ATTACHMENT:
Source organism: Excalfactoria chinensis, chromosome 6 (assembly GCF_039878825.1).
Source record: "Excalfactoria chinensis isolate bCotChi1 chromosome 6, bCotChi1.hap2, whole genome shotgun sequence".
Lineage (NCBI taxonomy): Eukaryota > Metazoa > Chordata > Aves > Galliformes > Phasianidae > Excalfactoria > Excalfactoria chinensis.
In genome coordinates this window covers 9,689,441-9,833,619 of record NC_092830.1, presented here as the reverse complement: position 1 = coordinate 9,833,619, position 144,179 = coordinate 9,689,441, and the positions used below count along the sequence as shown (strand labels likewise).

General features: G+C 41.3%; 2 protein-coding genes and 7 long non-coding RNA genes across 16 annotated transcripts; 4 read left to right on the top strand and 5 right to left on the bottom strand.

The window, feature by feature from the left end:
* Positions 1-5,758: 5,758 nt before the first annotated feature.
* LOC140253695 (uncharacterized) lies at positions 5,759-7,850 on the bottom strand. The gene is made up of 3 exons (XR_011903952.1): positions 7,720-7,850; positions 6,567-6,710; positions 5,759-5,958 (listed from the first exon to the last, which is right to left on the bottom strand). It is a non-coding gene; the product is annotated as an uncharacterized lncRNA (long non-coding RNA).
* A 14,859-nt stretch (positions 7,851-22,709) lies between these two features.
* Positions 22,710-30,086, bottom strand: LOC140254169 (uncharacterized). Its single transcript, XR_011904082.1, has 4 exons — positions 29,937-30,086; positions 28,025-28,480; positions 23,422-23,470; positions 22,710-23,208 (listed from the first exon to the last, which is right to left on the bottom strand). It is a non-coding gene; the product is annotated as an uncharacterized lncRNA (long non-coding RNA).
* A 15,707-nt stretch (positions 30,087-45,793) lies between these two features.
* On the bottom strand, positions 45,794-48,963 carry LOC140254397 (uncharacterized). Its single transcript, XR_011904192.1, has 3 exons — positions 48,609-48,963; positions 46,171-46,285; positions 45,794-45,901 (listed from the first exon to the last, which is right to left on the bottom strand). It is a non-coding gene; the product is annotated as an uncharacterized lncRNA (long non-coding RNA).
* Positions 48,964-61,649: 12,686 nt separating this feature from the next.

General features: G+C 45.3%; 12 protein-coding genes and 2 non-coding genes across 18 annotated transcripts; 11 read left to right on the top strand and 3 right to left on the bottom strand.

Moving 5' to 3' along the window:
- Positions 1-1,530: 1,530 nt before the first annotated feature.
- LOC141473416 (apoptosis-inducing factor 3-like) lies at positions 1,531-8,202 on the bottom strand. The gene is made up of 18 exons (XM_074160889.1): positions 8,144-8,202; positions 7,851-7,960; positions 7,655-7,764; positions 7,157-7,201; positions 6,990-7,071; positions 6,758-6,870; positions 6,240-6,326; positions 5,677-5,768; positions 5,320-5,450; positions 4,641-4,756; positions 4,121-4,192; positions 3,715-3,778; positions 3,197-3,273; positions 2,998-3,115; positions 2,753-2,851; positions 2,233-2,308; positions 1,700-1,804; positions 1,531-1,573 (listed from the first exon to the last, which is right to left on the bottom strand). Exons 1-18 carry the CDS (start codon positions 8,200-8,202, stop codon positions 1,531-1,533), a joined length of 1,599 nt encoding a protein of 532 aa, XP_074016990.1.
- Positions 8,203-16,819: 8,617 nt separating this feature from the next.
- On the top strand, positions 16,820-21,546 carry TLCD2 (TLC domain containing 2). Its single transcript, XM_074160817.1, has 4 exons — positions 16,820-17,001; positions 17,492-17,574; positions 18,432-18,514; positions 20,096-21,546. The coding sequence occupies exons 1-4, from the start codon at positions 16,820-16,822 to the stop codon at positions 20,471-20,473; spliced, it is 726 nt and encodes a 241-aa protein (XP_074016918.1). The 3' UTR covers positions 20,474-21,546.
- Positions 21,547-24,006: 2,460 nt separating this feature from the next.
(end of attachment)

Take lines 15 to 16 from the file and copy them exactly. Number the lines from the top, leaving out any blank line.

Moving 5' to 3' along the window:
- Positions 1-1,530: 1,530 nt before the first annotated feature.